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The GW Hatchet


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Serving the GW Community since 1904

The GW Hatchet

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Biomedical engineering students produce low-cost 3D prosthetics for children

Sage Russell | Assistant Photo Editor
Senior Alec Tripi, a member of the GW Biomedical Engineering Society, sits with a prosthetic hand that his team has produced.

A team of biomedical engineering students has partnered with a humanitarian organization to produce dozens of 3D-printed prosthetic limbs for children at an affordable cost.

Senior Alec Tripi, a member of the GW Biomedical Engineering Society, has led a partnership since last year with e-NABLE — a national organization known for creating the first 3D printable prosthetic hand and sharing open-source designs for assistive devices — which connects amputees with prosthetics free of cost. Tripi said his team has donated dozens of these medical devices over the past few months to organizations like Infinite Technologies Orthotics and Prosthetics, which works with child amputees who frequently outgrow their devices.

“Children are not often covered by insurance for prosthetics, because they’re constantly changing in size,” Tripi said. “It’s hard to justify giving a child specifically upper-limb prosthetics because they’re constantly growing out of them, kind of like how kids grow out of shoes.”

Tripi said the partnership began with a prosthetic workshop last spring — one of a handful of philanthropic projects run by GW BMES, an engineering group focused on professional development and community outreach. He said through the workshop, members of GW BMES produced devices to donate that cost roughly $20 to manufacture, accounting for parts like printing filament and screws.

“These are very rarely covered by insurance because they’re not deemed medically necessary in a lot of cases,” Tripi said. “Additionally, they require a lot of maintenance. If they break down, you have to pay the copay fees, the repair fee, everything.”

Tripi said e-NABLE is dedicated to making affordable 3D prosthetic printing processes as widely available as possible by acting as a medium for creators to share 3D prosthetic design files. Tripi said he downloaded premade 3D models online, modified them using design software like Fusion 360 and printed them using GW’s facilities to reduce production costs.

“I’ve made my own modifications throughout the years to make it more simple, like changing where the holes are for better leverage, the tensioning, and that sort of thing,” Tripi said. “Very small modifications have been made, but the base files of these exist on the internet, they’re very easy for anybody to download, rather than having to design a hand completely from scratch.”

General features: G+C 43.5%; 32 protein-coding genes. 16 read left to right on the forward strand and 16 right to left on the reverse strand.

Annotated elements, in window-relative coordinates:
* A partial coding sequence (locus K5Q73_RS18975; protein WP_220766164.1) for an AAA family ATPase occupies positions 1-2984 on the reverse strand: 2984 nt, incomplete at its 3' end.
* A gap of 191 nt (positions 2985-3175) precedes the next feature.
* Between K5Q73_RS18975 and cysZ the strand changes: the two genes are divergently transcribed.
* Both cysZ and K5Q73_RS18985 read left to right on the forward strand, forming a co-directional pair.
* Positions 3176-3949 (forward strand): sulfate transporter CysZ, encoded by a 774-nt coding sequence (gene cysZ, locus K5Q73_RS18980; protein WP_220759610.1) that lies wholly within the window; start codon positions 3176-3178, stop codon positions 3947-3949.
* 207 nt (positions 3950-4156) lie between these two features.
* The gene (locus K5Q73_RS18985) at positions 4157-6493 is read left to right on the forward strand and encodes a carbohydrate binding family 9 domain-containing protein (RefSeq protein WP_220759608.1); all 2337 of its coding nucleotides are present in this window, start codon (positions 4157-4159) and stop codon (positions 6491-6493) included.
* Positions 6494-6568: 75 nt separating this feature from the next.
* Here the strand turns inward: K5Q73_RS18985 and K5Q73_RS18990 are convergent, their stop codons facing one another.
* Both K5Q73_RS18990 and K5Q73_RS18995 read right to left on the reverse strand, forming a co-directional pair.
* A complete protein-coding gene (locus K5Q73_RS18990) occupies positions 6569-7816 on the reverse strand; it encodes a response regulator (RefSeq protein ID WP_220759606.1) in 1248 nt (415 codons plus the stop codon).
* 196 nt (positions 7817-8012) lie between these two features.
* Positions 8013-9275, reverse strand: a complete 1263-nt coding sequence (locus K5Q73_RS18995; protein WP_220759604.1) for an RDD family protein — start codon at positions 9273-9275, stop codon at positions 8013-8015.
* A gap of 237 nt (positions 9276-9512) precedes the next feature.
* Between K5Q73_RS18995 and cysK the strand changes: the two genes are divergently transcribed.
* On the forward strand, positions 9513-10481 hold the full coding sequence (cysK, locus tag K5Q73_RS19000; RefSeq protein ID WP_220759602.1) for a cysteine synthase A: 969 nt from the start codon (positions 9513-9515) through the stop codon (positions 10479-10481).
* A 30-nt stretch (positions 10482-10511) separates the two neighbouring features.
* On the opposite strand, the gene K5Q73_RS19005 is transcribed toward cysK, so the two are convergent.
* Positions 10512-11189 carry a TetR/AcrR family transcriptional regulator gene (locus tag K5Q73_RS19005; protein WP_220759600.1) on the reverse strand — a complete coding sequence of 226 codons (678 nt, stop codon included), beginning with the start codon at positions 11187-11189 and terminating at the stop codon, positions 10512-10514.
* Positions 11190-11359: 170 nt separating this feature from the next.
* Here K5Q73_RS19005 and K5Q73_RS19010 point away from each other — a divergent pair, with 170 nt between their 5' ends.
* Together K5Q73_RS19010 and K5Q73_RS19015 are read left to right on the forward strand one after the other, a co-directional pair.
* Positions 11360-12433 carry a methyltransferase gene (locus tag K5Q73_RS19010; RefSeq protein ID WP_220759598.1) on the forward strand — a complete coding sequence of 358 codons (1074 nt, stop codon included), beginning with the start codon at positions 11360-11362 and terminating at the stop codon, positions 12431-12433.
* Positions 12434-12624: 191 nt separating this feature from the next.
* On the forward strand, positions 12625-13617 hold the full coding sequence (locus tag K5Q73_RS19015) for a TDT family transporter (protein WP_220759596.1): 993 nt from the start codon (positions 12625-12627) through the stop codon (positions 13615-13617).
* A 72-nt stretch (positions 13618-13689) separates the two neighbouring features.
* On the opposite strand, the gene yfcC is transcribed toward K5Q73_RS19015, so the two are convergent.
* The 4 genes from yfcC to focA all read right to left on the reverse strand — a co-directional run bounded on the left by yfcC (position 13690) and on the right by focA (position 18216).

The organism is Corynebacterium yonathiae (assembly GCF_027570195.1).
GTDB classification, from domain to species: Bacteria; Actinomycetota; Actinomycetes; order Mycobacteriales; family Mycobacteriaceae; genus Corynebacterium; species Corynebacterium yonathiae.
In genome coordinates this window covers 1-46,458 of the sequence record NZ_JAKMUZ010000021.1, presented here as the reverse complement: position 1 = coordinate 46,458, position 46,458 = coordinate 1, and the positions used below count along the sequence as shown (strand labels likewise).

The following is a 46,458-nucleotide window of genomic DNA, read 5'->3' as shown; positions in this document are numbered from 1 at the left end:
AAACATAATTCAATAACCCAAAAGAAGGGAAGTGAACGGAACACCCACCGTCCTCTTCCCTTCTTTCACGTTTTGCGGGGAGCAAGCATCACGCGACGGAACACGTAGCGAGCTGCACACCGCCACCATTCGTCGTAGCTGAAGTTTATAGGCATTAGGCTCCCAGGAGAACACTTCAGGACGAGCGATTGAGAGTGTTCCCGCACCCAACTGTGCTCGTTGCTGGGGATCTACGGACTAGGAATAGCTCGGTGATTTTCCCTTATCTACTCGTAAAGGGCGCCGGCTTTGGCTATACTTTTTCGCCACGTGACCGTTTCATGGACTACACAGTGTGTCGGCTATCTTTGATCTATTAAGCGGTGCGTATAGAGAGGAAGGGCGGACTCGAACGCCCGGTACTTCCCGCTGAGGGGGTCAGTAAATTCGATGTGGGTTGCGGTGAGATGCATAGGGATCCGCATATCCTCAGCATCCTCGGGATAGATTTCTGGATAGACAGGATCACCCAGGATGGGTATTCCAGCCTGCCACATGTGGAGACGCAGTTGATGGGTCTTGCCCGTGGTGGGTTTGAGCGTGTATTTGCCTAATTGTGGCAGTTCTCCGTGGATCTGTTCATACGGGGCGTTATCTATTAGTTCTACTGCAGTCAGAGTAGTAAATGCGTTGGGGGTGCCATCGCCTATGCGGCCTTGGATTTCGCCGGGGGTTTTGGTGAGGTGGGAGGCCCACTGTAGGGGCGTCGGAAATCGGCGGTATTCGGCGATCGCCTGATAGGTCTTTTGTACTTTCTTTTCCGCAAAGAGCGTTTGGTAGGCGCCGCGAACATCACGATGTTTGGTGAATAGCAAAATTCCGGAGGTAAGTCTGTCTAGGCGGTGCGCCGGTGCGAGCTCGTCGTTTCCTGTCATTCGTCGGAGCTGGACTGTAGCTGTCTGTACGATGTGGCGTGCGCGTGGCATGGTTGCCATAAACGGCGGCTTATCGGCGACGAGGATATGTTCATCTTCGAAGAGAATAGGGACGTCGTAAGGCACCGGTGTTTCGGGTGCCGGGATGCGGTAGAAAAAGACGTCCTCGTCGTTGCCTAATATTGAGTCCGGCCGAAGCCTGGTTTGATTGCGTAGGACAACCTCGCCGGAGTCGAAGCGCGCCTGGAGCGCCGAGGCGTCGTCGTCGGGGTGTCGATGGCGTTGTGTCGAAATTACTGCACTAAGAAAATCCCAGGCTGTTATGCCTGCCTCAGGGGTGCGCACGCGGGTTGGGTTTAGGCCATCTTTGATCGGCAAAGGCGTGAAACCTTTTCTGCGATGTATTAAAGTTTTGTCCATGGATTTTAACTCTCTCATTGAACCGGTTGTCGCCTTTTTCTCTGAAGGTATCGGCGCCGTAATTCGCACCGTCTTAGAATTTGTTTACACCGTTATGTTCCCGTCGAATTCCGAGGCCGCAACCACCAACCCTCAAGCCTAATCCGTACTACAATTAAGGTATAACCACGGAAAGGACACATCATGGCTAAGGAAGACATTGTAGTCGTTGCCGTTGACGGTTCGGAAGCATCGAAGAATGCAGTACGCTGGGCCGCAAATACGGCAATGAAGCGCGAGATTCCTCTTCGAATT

Tripi said he sees potential for future growth beyond the workshop last spring, and that as a researcher, he’s worked with sensors for prosthetics. He said he hopes to find a cheap way to integrate tactile feedback into his designs so that people using prosthetics can sense feeling in addition to being able to grab.

The workshop has already donated “a couple dozen” 3D-printed prosthetic limbs to local organizations like Infinite Technologies, an Arlington orthotics and prosthetics clinic, since the beginning of the partnership last spring, he said.

“I definitely hope to see this project pursued further at GW,” Tripi said. “I will actually be here next year for my master’s, so hopefully I can help whatever organizations are here and interested in furthering this project.”

Tripi said he is passionate about the seeing positive impact reducing the cost of prosthetic limbs can have on patients in becoming more mobile and active. He said the devices keep patients healthy, fit and happy, and that lower costs make the prosthetics more accessible.

“It also reduces the burden on the health care system by people being able to go out and engage and do all these things, but then also the mental health aspect of feeling normal and being able to actively participate in things is huge,” Tripi said.

BMES Co-President Zaynah Khan has recently been working with another co-president on the early stages of a project that aims to reduce patient costs for hearing aids, she said. Khan said they plan to use the 3D printer to produce the hearing aids and to donate the devices.

“It’s kind of the same idea as the prosthetics — it’s helping to design low-cost hearing aids,” Khan said.

Innovation Center Lab Technician Phoenix Price said he helped Tripi produce prosthetics for BMES last spring. Print jobs on this scale require students to cover filament costs, about $20 in Tripi’s case, but the Innovation Center in the basement of Tompkins Hall could help Tripi print the devices, Price said.

“He came about two months early and we scheduled a time and made plans for how to print the items, we printed a couple prototypes for [Tripi] using our own filament just to make sure we got the sizing right, and the costs and filament usage estimated properly,” Price said. “Then he gave us a deadline, and we made sure the printer just got his pieces out in time.”

Price said the Innovation Center is a useful resource for students working on a wide variety of projects because of its many tools and materials like 3D printers for students to use.

“Come check out the space. We do more than printing. We have textiles and electronics and sewing and knitting and crafts — everything under the sun. So if people don’t want to work on personal projects in their dorms, it’s a great space to do it,” Price said.

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